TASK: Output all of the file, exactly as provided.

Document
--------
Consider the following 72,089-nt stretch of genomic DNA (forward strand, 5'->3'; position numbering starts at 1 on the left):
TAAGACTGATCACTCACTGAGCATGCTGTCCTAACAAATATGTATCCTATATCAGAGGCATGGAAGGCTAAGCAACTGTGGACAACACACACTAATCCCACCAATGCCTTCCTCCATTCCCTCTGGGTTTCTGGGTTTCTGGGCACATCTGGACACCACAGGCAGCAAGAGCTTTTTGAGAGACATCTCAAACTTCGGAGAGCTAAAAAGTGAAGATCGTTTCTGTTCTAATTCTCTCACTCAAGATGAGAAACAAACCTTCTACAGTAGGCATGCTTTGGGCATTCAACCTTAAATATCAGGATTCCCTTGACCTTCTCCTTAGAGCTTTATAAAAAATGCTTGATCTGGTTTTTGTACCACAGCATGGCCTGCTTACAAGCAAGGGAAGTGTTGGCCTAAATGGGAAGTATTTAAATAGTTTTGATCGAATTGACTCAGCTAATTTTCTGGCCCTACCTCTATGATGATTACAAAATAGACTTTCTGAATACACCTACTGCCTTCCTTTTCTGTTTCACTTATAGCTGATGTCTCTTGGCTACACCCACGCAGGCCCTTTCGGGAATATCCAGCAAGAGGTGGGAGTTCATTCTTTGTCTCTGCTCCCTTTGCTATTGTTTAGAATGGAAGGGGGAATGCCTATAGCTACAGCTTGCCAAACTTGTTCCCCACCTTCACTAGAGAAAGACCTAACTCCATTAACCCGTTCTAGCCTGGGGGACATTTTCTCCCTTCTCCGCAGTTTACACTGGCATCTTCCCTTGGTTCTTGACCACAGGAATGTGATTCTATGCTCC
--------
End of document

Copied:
Consider the following 72,089-nt stretch of genomic DNA (forward strand, 5'->3'; position numbering starts at 1 on the left):
TAAGACTGATCACTCACTGAGCATGCTGTCCTAACAAATATGTATCCTATATCAGAGGCATGGAAGGCTAAGCAACTGTGGACAACACACACTAATCCCACCAATGCCTTCCTCCATTCCCTCTGGGTTTCTGGGTTTCTGGGCACATCTGGACACCACAGGCAGCAAGAGCTTTTTGAGAGACATCTCAAACTTCGGAGAGCTAAAAAGTGAAGATCGTTTCTGTTCTAATTCTCTCACTCAAGATGAGAAACAAACCTTCTACAGTAGGCATGCTTTGGGCATTCAACCTTAAATATCAGGATTCCCTTGACCTTCTCCTTAGAGCTTTATAAAAAATGCTTGATCTGGTTTTTGTACCACAGCATGGCCTGCTTACAAGCAAGGGAAGTGTTGGCCTAAATGGGAAGTATTTAAATAGTTTTGATCGAATTGACTCAGCTAATTTTCTGGCCCTACCTCTATGATGATTACAAAATAGACTTTCTGAATACACCTACTGCCTTCCTTTTCTGTTTCACTTATAGCTGATGTCTCTTGGCTACACCCACGCAGGCCCTTTCGGGAATATCCAGCAAGAGGTGGGAGTTCATTCTTTGTCTCTGCTCCCTTTGCTATTGTTTAGAATGGAAGGGGGAATGCCTATAGCTACAGCTTGCCAAACTTGTTCCCCACCTTCACTAGAGAAAGACCTAACTCCATTAACCCGTTCTAGCCTGGGGGACATTTTCTCCCTTCTCCGCAGTTTACACTGGCATCTTCCCTTGGTTCTTGACCACAGGAATGTGATTCTATGCTCC